The party of the German chancellor, Olaf Scholz, has scored a resounding victory in the elections of the small Saarland state, on the border with France, by obtaining 43.7% of the votes, according to projections by the ARD public television. The Social Democrats thus seize this land from almost a million inhabitants to the Christian Democrats, who have governed it for the last 22 years. The elections in the Saarland are the first since Scholz took charge of the Chancellery at the end of last year. The result is a boost to the management of the tripartite shortly after completing its first 100 days.
The SPD candidate, Anke Rehlinger, has achieved a resounding success by going from 29.7% in the previous elections, in 2017, to 43.7% that the estimates now give her – the final result after the recount may vary somewhat tenth—, so she will presumably become the first social-democratic president of the Saarland since 1994, back then with the charismatic Oskar Lafontaine at the helm. Pending the final count, the SPD would have an absolute majority that would allow it to govern alone.
The conservatives of the current president, Tobias Hans, have obtained 28.1%, a debacle for a party that in 2017 exceeded 40% of the votes and that led all the governments in the Saar uninterruptedly since 2000. In this last legislature formed a great coalition with the SPD, which has allowed the Social Democratic candidate to make herself known from her position as number two in the Executive.
Die Linke’s left has also sunk, losing more than 10 percentage points. With 2.5% of votes, the formation will not have representation in the regional Parliament. The collapse is attributed almost entirely to the abandonment of its strong man and founder, Oskar Lafontaine, who left the party amid criticism of its formation.
The elections in the Saar inaugurate the German electoral year, which will have three more appointments: in the small land border with Denmark of Schleswig-Holstein, on May 8; in North Rhine-Westphalia, the country’s most populous state, on May 15, and in Lower Saxony on October 9. The Saarland was also the first test for the new leader of the Christian Democrats, the right-wing Friedrich Merz, who was elected last January in a conservative turn that aims to break with Angela Merkel’s 16 years of centrism.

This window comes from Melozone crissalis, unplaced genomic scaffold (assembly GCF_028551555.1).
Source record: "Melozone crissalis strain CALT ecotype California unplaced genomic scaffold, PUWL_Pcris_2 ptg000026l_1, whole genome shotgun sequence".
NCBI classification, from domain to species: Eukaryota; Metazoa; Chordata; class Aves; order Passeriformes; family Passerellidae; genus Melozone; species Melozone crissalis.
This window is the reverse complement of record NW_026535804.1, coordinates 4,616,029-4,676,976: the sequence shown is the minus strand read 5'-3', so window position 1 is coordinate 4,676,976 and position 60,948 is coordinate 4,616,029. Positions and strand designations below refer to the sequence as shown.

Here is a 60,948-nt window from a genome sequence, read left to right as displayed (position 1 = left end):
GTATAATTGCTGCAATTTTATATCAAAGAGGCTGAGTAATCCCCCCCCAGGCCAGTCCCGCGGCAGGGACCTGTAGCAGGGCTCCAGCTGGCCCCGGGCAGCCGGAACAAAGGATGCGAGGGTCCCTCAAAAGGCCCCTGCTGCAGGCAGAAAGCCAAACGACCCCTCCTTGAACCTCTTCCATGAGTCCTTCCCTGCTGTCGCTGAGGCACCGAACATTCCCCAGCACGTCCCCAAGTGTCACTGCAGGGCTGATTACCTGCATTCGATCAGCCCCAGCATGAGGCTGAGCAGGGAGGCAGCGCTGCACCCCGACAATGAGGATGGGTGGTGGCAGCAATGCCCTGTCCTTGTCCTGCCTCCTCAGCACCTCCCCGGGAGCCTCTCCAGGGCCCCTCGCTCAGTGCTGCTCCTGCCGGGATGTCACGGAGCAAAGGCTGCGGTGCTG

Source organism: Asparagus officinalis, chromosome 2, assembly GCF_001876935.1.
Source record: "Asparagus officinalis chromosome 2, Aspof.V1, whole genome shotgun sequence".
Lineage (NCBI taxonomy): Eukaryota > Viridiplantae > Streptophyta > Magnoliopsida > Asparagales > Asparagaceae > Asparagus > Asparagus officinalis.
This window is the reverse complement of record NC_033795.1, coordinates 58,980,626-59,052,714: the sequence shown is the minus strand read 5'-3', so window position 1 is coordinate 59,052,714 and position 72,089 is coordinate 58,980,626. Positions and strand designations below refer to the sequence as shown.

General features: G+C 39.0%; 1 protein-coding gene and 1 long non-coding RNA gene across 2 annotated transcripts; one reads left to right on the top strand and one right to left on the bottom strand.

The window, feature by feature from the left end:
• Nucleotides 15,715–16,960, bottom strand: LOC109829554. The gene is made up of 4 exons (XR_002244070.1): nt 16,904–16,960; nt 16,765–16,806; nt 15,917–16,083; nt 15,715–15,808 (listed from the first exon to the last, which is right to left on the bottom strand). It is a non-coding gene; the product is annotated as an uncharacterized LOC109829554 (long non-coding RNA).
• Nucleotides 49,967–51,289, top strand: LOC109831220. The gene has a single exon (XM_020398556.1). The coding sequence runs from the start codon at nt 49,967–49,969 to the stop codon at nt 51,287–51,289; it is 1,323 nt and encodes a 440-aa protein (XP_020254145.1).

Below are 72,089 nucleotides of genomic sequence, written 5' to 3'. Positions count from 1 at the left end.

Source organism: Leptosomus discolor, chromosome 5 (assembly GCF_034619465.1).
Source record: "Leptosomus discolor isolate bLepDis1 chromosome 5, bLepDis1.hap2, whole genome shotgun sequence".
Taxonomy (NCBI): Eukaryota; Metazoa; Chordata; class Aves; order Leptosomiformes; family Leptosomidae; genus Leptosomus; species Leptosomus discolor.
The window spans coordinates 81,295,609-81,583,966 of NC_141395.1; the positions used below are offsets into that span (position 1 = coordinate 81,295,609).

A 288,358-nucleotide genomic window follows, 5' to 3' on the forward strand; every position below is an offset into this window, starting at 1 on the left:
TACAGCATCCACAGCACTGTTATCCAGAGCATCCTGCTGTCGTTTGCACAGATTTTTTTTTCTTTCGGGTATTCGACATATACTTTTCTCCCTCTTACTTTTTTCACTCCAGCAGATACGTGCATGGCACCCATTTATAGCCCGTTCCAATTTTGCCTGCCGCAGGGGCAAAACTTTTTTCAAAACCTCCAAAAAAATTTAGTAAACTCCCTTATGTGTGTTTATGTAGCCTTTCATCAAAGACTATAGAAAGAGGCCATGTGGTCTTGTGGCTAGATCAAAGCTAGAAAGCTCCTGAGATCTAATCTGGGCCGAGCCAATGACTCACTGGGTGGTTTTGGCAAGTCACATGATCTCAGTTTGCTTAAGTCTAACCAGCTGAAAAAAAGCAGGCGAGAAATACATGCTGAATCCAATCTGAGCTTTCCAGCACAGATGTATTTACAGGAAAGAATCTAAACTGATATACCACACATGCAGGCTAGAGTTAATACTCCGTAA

The result of the other formations that will have representation in the Saarbrücken Parliament places them very far from the two main parties. The Greens have obtained one more percentage point, in this decisive case because by exceeding 5% of the votes they manage to enter the hemicycle. The Liberals of the FDP are at the moment in the limit to obtain seats, with 4.9% of the votes. The far-right Alternative for Germany (AfD) formation drops half a point compared to its 2017 result and obtains 5.7% of the vote.
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The outgoing prime minister has assured that the results are “bitter” and has assumed “all responsibility for the defeat” of his formation. “I will accept the consequences that arise”, he added on public television in the traditional round with the candidates. Hans had not won the previous elections for the CDU. He came to office after his predecessor, Annegret Kramp-Karrenbauer, was appointed minister in the last Executive of Angela Merkel, in 2018, and left the Saarland presidency.
The CDU governed in coalition with Rehlinger’s SPD, which had held the Economy portfolio since 2014 and had managed to forge a very good image among voters. Hans, on the other hand, was a weaker candidate who was also hurt by the resounding defeat of his party in the general elections in September last year. Peter Matuschek, a researcher at the Forsa demoscopic institute, believes that the candidates have been decisive in these elections, since the vote has been fundamentally regional. In a conversation with EL PAÍS prior to the elections, Matuschek anticipated the victory of the SPD and recalled that the Saarland is a “land small but interesting and peculiar” which is also the first election date of the year and a test for both Scholz and Merz.